- Emily R. Carrier1,*,
- James D. Reschovsky2,
- David A. Katz3 and
- Michelle M. Mello4
1Emily R. Carrier (email@example.com) is a senior health researcher at the Center for Studying Health System Change, in Washington, D.C.
2James D. Reschovsky is a senior health researcher at the Center for Studying Health System Change.
3David A. Katz is an associate professor in the Department of Internal Medicine at the University of Iowa, Iowa City, and a core investigator in the Comprehensive Access and Delivery Research and Evaluation Center, Veterans Affairs Iowa City Health Care System.
4Michelle M. Mello is the C. Boyden Gray Associate Professor of Health Policy and Law in the Department of Health Policy and Management, Harvard School of Public Health, in Boston, Massachusetts.
- ↵*Corresponding author
Despite widespread agreement that physicians who practice defensive medicine drive up health care costs, the extent to which defensive medicine increases costs is unclear. The differences in findings to date stem in part from the use of two distinct approaches for assessing physicians’ perceived malpractice risk. In this study we used an alternative strategy: We linked physicians’ responses regarding their levels of malpractice concern as reported in the 2008 Health Tracking Physician Survey to Medicare Parts A and B claims for the patients they treated during the study period, 2007–09. We found that physicians who reported a high level of malpractice concern were most likely to engage in practices that would be considered defensive when diagnosing patients who visited their offices with new complaints of chest pain, headache, or lower back pain. No consistent relationship was seen, however, when state-level indicators of malpractice risk replaced self-rated concern. Reducing defensive medicine may require approaches focused on physicians’ perceptions of legal risk and the underlying factors driving those perceptions.
There is widespread consensus that physicians alter their behavior to reduce their malpractice liability, but there is considerable disagreement about the magnitude of costs, harms, and potential benefits associated with the practice of such defensive medicine.1 Prior studies have produced conflicting findings, creating confusion for policy makers.2
In this article we explain why existing studies have not been able to provide conclusive information about the extent of defensive medicine. We also present a new analysis that combines the greatest strengths of the available approaches while avoiding some of their weaknesses. Linking physicians’ survey responses with their patients’ Medicare claims, we examined whether physicians’ self-reported level of malpractice concern was associated with their patients’ use of diagnostic imaging services and other tests, emergency department (ED) visits, and hospital admissions.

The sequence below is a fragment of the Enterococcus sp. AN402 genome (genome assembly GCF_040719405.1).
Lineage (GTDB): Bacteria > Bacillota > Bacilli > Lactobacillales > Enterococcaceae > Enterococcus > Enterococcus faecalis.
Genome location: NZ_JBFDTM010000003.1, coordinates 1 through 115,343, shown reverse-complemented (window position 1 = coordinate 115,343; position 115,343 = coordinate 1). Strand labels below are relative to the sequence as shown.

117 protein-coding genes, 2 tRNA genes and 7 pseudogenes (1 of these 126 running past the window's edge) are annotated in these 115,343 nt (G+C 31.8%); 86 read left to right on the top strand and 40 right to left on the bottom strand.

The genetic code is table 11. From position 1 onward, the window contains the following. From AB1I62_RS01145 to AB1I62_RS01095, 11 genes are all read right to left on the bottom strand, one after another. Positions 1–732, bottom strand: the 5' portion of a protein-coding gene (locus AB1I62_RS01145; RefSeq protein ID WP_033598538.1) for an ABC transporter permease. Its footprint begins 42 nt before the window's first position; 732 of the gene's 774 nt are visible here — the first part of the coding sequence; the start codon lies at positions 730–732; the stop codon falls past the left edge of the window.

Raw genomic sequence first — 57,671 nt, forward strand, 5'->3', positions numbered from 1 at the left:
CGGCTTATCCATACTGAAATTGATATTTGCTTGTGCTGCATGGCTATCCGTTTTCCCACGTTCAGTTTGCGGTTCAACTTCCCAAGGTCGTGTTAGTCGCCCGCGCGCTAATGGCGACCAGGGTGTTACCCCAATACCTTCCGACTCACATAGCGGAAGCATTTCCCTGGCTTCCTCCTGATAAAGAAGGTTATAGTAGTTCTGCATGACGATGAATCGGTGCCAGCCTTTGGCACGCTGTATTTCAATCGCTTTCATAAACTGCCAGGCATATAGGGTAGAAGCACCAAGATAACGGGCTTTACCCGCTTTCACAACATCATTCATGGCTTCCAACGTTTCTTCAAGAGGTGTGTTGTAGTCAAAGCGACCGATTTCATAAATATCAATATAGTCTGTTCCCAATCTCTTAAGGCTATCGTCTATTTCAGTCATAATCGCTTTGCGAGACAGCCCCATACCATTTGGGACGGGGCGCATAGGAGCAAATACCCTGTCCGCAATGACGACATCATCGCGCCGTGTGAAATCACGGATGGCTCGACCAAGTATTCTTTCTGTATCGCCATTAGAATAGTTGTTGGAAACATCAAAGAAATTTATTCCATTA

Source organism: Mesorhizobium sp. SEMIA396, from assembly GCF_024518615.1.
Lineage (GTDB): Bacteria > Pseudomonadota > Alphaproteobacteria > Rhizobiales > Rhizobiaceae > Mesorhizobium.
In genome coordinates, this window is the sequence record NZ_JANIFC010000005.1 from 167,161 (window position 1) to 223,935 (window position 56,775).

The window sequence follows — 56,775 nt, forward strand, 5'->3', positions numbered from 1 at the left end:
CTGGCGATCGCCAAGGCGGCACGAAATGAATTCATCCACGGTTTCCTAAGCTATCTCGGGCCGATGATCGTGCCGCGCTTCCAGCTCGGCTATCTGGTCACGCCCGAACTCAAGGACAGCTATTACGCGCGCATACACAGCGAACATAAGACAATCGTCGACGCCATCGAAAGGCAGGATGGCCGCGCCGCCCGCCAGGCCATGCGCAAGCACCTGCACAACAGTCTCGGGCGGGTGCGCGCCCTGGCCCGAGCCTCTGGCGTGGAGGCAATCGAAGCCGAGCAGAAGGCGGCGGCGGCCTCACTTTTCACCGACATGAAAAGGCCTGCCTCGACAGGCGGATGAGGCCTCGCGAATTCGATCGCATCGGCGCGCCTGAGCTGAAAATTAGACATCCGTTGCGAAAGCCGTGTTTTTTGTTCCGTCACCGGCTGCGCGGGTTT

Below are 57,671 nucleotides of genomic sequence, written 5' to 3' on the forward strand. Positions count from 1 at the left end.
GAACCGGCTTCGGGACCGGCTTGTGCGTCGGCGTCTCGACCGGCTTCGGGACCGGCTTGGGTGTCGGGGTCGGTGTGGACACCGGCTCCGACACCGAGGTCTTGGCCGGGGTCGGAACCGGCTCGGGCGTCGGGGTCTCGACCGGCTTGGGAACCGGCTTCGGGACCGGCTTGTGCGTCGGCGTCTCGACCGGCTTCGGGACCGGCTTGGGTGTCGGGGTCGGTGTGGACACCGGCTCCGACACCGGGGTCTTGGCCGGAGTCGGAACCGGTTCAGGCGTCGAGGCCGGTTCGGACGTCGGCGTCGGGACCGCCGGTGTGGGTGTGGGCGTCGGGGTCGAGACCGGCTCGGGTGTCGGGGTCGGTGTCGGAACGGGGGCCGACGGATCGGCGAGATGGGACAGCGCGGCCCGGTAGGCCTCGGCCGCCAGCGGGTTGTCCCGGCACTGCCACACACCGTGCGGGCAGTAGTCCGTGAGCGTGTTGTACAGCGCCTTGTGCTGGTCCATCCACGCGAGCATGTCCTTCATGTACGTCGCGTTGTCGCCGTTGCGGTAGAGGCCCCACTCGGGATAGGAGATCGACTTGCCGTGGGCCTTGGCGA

Our analysis examined assurance behaviors (sometimes called positive defensive medicine), which include a physician’s ordering additional tests, procedures, or visits and reducing his or her threshold for hospitalizing patients or referring them to other physicians. Another type of defensive medicine is avoidance (or negative) behaviors—such as physicians’ taking steps to avoid treating patients or conditions perceived to represent high legal risk.3 Although avoidance behaviors have troubling implications for patients’ access to care, policy makers tend to be more concerned about assurance behaviors because they contribute to escalating national health care costs.2
Why Measuring Defensive Medicine Is So Hard
This study’s approach—analyzing physicians’ concerns about malpractice liability as a predictor of their patients’ fee-for-service Medicare claims—blends the strengths of two standard approaches: opinion surveys of individual clinicians and cross-state comparisons of claims data over time. Opinion surveys typically query physicians about their assurance behaviors when presented with specific clinical vignettes or scenarios; researchers subsequently examine correlations between the physicians’ self-described decisions in these hypothetical scenarios and various measures of liability risk, usually malpractice insurance premiums or tort-reform laws in a state.3⇓–5 In contrast, we used a validated survey instrument included in a national survey of physicians who provided direct patient care,6 and we linked the physicians’ responses regarding their levels of malpractice concern to Medicare claims for the patients they treated during the study period.
Comparing claims for physicians who report high levels of concern about malpractice to claims for those who report less concern provides a better, more objective comparison of the two groups’ practice behavior in response to the malpractice environment than using the results of opinion surveys alone. On surveys, physicians may sometimes exaggerate their responses to questions that assess liability pressure, possibly to help make the case for malpractice policy reforms. Alternatively, physicians may be unable to discriminate between the effects of liability pressure and those of other factors that influence their decisions to order extra services, such as patients’ expectations and reimbursement incentives.